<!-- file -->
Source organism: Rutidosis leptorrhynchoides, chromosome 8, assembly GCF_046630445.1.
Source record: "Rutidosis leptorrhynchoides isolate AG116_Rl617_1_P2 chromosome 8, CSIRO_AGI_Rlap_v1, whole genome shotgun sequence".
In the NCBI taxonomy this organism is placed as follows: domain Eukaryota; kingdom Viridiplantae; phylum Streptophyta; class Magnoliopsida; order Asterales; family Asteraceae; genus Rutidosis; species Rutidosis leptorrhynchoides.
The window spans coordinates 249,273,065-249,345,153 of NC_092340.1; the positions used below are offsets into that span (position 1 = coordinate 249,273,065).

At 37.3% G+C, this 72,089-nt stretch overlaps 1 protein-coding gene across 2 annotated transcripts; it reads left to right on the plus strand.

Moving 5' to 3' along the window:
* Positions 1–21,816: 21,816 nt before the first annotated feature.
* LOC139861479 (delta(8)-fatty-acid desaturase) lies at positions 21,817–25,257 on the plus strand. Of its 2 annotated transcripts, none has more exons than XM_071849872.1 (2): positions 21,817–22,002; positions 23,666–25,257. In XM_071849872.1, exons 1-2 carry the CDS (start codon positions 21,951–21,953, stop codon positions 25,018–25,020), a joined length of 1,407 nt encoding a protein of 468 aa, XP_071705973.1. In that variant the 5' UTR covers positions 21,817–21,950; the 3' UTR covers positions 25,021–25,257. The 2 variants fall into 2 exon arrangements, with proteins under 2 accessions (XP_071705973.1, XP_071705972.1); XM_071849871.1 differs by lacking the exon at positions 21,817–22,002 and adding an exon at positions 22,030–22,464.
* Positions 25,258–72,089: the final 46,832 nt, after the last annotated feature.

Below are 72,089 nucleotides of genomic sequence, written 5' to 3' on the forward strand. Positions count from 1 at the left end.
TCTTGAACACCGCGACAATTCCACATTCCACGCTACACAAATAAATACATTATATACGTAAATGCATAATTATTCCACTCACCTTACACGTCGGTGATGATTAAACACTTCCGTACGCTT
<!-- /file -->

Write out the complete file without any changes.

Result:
Source organism: Rutidosis leptorrhynchoides, chromosome 8, assembly GCF_046630445.1.
Source record: "Rutidosis leptorrhynchoides isolate AG116_Rl617_1_P2 chromosome 8, CSIRO_AGI_Rlap_v1, whole genome shotgun sequence".
In the NCBI taxonomy this organism is placed as follows: domain Eukaryota; kingdom Viridiplantae; phylum Streptophyta; class Magnoliopsida; order Asterales; family Asteraceae; genus Rutidosis; species Rutidosis leptorrhynchoides.
The window spans coordinates 249,273,065-249,345,153 of NC_092340.1; the positions used below are offsets into that span (position 1 = coordinate 249,273,065).

At 37.3% G+C, this 72,089-nt stretch overlaps 1 protein-coding gene across 2 annotated transcripts; it reads left to right on the plus strand.

Moving 5' to 3' along the window:
* Positions 1–21,816: 21,816 nt before the first annotated feature.
* LOC139861479 (delta(8)-fatty-acid desaturase) lies at positions 21,817–25,257 on the plus strand. Of its 2 annotated transcripts, none has more exons than XM_071849872.1 (2): positions 21,817–22,002; positions 23,666–25,257. In XM_071849872.1, exons 1-2 carry the CDS (start codon positions 21,951–21,953, stop codon positions 25,018–25,020), a joined length of 1,407 nt encoding a protein of 468 aa, XP_071705973.1. In that variant the 5' UTR covers positions 21,817–21,950; the 3' UTR covers positions 25,021–25,257. The 2 variants fall into 2 exon arrangements, with proteins under 2 accessions (XP_071705973.1, XP_071705972.1); XM_071849871.1 differs by lacking the exon at positions 21,817–22,002 and adding an exon at positions 22,030–22,464.
* Positions 25,258–72,089: the final 46,832 nt, after the last annotated feature.

Below are 72,089 nucleotides of genomic sequence, written 5' to 3' on the forward strand. Positions count from 1 at the left end.
TCTTGAACACCGCGACAATTCCACATTCCACGCTACACAAATAAATACATTATATACGTAAATGCATAATTATTCCACTCACCTTACACGTCGGTGATGATTAAACACTTCCGTACGCTT